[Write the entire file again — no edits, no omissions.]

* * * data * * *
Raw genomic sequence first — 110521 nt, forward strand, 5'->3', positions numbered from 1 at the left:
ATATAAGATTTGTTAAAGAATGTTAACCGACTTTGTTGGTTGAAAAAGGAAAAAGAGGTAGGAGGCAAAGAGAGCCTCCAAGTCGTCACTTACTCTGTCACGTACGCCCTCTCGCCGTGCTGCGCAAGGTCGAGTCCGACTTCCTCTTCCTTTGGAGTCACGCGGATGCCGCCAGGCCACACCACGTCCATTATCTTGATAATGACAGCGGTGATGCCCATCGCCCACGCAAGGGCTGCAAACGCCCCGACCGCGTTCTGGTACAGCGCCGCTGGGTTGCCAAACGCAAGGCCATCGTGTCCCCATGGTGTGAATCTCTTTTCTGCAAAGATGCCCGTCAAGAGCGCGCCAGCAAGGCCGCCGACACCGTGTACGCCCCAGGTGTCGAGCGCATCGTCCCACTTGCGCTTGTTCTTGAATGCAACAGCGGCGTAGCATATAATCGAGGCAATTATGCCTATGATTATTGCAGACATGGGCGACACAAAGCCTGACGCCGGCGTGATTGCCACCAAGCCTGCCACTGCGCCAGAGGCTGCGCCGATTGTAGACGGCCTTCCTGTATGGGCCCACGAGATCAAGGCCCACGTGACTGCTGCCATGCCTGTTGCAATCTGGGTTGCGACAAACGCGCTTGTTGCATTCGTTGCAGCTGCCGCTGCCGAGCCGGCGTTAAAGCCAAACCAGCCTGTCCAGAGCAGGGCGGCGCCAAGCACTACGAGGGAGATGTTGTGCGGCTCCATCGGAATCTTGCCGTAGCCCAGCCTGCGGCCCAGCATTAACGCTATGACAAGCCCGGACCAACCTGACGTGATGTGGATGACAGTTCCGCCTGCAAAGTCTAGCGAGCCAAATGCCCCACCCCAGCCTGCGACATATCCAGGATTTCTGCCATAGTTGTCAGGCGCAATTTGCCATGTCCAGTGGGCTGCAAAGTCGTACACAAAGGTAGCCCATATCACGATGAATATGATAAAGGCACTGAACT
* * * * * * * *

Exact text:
Raw genomic sequence first — 110521 nt, forward strand, 5'->3', positions numbered from 1 at the left:
ATATAAGATTTGTTAAAGAATGTTAACCGACTTTGTTGGTTGAAAAAGGAAAAAGAGGTAGGAGGCAAAGAGAGCCTCCAAGTCGTCACTTACTCTGTCACGTACGCCCTCTCGCCGTGCTGCGCAAGGTCGAGTCCGACTTCCTCTTCCTTTGGAGTCACGCGGATGCCGCCAGGCCACACCACGTCCATTATCTTGATAATGACAGCGGTGATGCCCATCGCCCACGCAAGGGCTGCAAACGCCCCGACCGCGTTCTGGTACAGCGCCGCTGGGTTGCCAAACGCAAGGCCATCGTGTCCCCATGGTGTGAATCTCTTTTCTGCAAAGATGCCCGTCAAGAGCGCGCCAGCAAGGCCGCCGACACCGTGTACGCCCCAGGTGTCGAGCGCATCGTCCCACTTGCGCTTGTTCTTGAATGCAACAGCGGCGTAGCATATAATCGAGGCAATTATGCCTATGATTATTGCAGACATGGGCGACACAAAGCCTGACGCCGGCGTGATTGCCACCAAGCCTGCCACTGCGCCAGAGGCTGCGCCGATTGTAGACGGCCTTCCTGTATGGGCCCACGAGATCAAGGCCCACGTGACTGCTGCCATGCCTGTTGCAATCTGGGTTGCGACAAACGCGCTTGTTGCATTCGTTGCAGCTGCCGCTGCCGAGCCGGCGTTAAAGCCAAACCAGCCTGTCCAGAGCAGGGCGGCGCCAAGCACTACGAGGGAGATGTTGTGCGGCTCCATCGGAATCTTGCCGTAGCCCAGCCTGCGGCCCAGCATTAACGCTATGACAAGCCCGGACCAACCTGACGTGATGTGGATGACAGTTCCGCCTGCAAAGTCTAGCGAGCCAAATGCCCCACCCCAGCCTGCGACATATCCAGGATTTCTGCCATAGTTGTCAGGCGCAATTTGCCATGTCCAGTGGGCTGCAAAGTCGTACACAAAGGTAGCCCATATCACGATGAATATGATAAAGGCACTGAACT